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Kevin Sahin for ScrapingBee

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Introduction to Chrome Headless

In the previous articles, I introduce you to two different tools to perform web scraping with Java. HtmlUnit in the first article, and PhantomJS in the article about handling Javascript heavy website.

This time we are going to introduce a new feature from Chrome, the headless mode. There was a rumor going around, that Google used a special version of Chrome for their crawling needs. I don't know if this is true, but Google launched the headless mode for Chrome with Chrome 59 several months ago.

PhantomJS was the leader in this space, it was (and still is) heavy used for browser automation and testing. After hearing the news about Headless Chrome, the PhantomJS maintainer said that he was stepping down as maintainer because of I quote "Google Chrome is faster and more stable than PhantomJS [...]"
It looks like Chrome headless is becoming the way to go when it comes to browser automation and dealing with Javascript-heavy websites.

HtmlUnit, PhantomJS, and the other headless browsers are very useful tools, the problem is they are not as stable as Chrome, and sometimes you will encounter Javascript errors that would not have happened with Chrome.


  • Google Chrome > 59
  • Chromedriver
  • Selenium
  • In your pom.xml add a recent version of Selenium :

If you don't have Google Chrome installed, you can download it here
To install Chromedriver you can use brew on MacOS :

brew install chromedriver

Or download it using the link below.
There are a lot of versions, I suggest you to use the last version of Chrome and chromedriver.

Let's log into Hacker News

In this part, we are going to log into Hacker News, and take a screenshot once logged in. We don't need Chrome headless for this task, but the goal of this article is only to show you how to run headless Chrome with Selenium.

The first thing we have to do is to create a WebDriver object, and set the chromedriver path and some arguments :

// Init chromedriver
String chromeDriverPath = "/Path/To/Chromedriver" ;
System.setProperty("", chromeDriverPath);
ChromeOptions options = new ChromeOptions();
options.addArguments("--headless", "--disable-gpu", "--window-size=1920,1200","--ignore-certificate-errors");
WebDriver driver = new ChromeDriver(options);


 option is needed on Windows systems, according to the [documentation](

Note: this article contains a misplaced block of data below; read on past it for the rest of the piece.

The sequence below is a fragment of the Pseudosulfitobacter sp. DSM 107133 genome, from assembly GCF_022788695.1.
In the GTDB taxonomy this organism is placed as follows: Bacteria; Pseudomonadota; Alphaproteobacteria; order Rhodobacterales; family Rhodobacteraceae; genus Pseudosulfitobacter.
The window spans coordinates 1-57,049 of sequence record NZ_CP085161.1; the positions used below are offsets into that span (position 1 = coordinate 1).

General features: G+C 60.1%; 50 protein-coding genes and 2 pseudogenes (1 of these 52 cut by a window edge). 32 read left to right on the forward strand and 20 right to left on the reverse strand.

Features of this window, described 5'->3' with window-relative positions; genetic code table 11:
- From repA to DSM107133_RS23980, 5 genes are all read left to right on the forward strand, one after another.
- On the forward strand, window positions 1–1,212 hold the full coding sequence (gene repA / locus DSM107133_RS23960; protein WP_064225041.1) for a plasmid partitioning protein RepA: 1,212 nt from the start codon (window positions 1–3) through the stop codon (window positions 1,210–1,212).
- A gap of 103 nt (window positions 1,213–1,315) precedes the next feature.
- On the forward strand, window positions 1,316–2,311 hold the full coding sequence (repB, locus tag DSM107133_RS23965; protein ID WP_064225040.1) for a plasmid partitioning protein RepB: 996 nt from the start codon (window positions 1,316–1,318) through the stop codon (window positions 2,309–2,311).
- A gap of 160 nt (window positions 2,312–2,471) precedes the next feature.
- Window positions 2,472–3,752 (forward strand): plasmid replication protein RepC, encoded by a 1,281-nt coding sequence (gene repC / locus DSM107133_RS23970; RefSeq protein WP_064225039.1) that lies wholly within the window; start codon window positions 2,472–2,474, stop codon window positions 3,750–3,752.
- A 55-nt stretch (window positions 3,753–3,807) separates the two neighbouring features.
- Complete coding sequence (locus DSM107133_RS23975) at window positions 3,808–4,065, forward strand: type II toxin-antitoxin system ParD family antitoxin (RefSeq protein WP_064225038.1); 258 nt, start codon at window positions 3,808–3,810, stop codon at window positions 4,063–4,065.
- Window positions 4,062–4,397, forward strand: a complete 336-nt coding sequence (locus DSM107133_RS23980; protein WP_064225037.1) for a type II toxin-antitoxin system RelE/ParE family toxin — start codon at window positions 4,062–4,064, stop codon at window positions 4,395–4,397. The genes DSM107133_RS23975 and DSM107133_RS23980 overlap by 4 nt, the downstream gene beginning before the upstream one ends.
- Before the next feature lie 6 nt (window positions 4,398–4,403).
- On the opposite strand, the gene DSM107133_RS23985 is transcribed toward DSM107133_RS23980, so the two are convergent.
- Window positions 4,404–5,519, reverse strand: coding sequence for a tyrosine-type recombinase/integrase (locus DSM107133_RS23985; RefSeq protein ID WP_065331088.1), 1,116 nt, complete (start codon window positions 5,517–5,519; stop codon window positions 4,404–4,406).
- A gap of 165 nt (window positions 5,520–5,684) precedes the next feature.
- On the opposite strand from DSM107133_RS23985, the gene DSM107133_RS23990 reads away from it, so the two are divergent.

Chromedriver should automatically find the Google Chrome executable path, if you have a special installation, or if you want to use a different version of Chrome, you can do it with :

options.setBinary("/Path/to/specific/version/of/Google Chrome");

If you want to learn more about the different options, here is the Chromedriver documentation

The next step is to perform a GET request to the Hacker News login form, select the username and password field, fill it with our credentials and click on the login button. Then we have to check for a credential error, and if we are logged in, we can take a screenshot.

We have done this in a previous article, here is the full code :

public class ChromeHeadlessTest {
    private static String userName = "" ;
    private static String password = "" ;

    public static void main(String[] args) throws IOException{
       String chromeDriverPath = "/your/chromedriver/path" ;
       System.setProperty("", chromeDriverPath);
       ChromeOptions options = new ChromeOptions();
       options.addArguments("--headless", "--disable-gpu", "--window-size=1920,1200","--ignore-certificate-errors", "--silent");
       WebDriver driver = new ChromeDriver(options);

      // Get the login page

      // Search for username / password input and fill the inputs

      // Locate the login button and click on it

        System.out.println("Incorrect credentials");
        System.out.println("Successfuly logged in");

        // Take a screenshot of the current page
        File screenshot = ((TakesScreenshot) driver).getScreenshotAs(OutputType.FILE);
        FileUtils.copyFile(screenshot, new File("screenshot.png"));

        // Logout

You should now have a nice screenshot of the Hacker News homepage while being authenticated. As you can see Chrome headless is really easy to use, it is not that different from PhantomJS since we are using Selenium to run it.

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As usual, the code is available in this Github repository

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